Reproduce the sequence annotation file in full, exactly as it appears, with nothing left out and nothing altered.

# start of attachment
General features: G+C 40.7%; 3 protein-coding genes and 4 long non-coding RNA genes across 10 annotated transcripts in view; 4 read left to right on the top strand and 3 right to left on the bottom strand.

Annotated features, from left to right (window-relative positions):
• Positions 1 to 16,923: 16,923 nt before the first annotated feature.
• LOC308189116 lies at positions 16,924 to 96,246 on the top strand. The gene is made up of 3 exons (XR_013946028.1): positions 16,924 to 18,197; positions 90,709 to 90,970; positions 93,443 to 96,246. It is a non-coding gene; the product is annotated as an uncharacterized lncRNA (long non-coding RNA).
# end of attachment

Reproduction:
General features: G+C 40.7%; 3 protein-coding genes and 4 long non-coding RNA genes across 10 annotated transcripts in view; 4 read left to right on the top strand and 3 right to left on the bottom strand.

Annotated features, from left to right (window-relative positions):
• Positions 1 to 16,923: 16,923 nt before the first annotated feature.
• LOC308189116 lies at positions 16,924 to 96,246 on the top strand. The gene is made up of 3 exons (XR_013946028.1): positions 16,924 to 18,197; positions 90,709 to 90,970; positions 93,443 to 96,246. It is a non-coding gene; the product is annotated as an uncharacterized lncRNA (long non-coding RNA).